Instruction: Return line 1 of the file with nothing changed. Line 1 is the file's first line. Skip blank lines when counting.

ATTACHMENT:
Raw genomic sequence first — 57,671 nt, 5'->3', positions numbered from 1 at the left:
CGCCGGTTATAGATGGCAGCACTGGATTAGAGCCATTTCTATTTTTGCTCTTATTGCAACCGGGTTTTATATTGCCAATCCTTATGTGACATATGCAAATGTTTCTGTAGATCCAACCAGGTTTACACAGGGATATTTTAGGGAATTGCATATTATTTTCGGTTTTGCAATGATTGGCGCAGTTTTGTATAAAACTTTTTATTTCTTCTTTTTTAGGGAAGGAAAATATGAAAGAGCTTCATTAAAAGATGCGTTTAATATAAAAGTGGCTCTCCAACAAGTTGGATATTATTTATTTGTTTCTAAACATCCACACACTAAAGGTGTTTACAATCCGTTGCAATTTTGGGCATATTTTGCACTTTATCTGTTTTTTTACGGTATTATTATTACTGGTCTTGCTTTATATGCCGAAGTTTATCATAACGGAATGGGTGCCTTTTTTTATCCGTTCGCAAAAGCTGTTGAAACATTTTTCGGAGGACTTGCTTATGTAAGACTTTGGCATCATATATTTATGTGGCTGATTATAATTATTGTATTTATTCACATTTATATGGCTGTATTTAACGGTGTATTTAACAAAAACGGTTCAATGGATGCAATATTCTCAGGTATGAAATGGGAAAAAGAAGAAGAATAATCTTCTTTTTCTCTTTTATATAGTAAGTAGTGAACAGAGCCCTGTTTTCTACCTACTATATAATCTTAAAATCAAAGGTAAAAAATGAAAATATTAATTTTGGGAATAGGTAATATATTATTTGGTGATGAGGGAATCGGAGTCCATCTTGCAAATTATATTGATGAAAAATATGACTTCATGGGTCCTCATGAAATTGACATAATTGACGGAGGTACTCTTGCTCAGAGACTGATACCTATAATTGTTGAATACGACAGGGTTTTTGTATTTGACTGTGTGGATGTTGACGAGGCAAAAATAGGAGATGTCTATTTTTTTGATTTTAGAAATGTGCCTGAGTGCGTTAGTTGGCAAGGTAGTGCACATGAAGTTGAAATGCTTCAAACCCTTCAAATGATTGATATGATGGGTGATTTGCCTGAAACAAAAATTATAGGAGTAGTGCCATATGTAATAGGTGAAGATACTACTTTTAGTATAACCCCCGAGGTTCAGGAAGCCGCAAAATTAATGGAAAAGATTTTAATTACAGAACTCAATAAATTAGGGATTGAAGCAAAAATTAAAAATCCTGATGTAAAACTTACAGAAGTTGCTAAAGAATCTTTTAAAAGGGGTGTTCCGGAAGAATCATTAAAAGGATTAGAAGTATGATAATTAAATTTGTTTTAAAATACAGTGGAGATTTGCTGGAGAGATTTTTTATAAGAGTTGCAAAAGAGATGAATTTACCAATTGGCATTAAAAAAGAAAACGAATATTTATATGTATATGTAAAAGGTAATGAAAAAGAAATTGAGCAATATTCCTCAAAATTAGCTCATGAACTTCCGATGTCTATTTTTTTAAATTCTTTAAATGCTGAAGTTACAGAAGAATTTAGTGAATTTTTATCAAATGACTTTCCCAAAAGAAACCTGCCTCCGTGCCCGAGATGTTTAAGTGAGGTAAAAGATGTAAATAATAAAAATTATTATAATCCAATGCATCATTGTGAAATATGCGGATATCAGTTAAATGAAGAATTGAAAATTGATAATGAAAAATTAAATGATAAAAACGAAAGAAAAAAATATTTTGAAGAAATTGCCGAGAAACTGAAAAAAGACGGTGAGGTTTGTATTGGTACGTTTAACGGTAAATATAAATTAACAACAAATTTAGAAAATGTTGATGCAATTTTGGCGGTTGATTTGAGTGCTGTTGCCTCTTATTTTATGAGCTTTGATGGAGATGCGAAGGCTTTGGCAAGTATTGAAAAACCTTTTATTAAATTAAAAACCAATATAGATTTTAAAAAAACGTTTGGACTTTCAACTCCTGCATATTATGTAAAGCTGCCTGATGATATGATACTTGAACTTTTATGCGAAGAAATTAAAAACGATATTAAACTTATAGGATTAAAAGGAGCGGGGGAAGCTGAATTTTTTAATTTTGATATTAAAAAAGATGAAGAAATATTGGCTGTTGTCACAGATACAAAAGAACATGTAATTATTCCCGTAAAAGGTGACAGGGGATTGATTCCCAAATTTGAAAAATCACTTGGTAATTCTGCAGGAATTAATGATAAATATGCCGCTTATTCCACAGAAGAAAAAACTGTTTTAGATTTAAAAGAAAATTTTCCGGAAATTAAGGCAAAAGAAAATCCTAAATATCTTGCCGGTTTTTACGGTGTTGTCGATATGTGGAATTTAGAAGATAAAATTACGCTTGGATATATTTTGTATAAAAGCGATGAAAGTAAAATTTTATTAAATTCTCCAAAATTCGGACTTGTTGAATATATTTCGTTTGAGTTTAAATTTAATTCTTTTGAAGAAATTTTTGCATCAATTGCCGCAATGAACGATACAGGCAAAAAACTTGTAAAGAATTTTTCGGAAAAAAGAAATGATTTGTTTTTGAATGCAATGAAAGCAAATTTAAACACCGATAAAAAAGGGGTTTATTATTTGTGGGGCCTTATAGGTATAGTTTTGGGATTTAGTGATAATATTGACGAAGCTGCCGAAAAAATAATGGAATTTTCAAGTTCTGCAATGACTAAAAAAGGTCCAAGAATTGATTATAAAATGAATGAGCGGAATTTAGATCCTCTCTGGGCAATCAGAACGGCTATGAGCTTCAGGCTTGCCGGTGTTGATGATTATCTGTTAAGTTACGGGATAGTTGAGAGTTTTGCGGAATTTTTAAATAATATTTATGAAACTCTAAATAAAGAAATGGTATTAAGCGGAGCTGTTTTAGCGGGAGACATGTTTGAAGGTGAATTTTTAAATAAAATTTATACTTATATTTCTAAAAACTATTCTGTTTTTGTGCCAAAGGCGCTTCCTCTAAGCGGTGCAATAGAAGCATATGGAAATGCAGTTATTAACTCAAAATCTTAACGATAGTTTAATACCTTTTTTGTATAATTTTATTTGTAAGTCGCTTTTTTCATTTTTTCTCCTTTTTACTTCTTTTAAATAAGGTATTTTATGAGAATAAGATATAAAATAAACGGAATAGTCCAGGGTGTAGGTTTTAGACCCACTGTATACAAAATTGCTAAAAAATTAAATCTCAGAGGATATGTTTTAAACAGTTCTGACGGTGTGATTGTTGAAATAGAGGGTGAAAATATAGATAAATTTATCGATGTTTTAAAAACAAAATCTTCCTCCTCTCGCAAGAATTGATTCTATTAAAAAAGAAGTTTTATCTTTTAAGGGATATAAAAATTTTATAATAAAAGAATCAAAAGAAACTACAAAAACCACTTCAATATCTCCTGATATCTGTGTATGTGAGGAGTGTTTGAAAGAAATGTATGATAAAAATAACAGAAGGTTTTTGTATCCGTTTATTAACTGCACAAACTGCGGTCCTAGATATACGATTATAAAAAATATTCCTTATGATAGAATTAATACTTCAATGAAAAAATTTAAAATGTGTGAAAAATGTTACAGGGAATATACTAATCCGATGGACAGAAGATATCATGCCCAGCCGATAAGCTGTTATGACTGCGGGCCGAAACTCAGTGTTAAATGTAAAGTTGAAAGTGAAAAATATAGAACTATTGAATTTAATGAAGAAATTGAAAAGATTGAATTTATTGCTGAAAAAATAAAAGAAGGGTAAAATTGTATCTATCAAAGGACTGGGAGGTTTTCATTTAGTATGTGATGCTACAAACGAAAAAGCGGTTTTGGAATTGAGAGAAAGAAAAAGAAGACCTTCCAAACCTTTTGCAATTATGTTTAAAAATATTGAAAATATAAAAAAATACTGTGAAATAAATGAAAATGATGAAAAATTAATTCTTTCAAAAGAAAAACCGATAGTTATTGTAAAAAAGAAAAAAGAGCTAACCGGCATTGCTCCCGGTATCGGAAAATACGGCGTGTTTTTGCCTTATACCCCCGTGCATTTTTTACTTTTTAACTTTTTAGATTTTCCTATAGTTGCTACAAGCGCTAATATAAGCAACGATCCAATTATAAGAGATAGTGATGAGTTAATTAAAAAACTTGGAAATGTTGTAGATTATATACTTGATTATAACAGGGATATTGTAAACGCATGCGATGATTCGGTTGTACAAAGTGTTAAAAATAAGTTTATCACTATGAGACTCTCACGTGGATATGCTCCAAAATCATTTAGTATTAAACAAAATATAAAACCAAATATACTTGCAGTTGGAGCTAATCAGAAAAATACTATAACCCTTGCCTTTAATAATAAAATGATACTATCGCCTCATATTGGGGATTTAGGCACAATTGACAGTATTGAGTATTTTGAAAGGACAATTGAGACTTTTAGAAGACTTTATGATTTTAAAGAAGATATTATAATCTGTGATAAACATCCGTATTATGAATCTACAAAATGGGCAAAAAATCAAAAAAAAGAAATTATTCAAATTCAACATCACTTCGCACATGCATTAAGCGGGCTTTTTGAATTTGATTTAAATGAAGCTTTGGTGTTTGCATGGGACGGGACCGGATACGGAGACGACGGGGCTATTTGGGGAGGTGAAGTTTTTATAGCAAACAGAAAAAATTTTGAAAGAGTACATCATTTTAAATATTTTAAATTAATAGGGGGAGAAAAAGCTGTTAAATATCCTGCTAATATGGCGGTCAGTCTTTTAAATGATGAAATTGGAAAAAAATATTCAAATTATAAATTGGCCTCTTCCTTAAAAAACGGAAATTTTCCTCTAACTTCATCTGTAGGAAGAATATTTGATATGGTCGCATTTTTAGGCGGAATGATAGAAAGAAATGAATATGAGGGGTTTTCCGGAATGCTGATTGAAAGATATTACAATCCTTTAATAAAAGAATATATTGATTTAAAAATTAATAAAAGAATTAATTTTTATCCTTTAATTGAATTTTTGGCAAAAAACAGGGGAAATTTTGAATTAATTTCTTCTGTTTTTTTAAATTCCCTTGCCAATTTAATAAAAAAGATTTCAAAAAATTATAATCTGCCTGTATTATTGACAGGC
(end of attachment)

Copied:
Raw genomic sequence first — 57,671 nt, 5'->3', positions numbered from 1 at the left: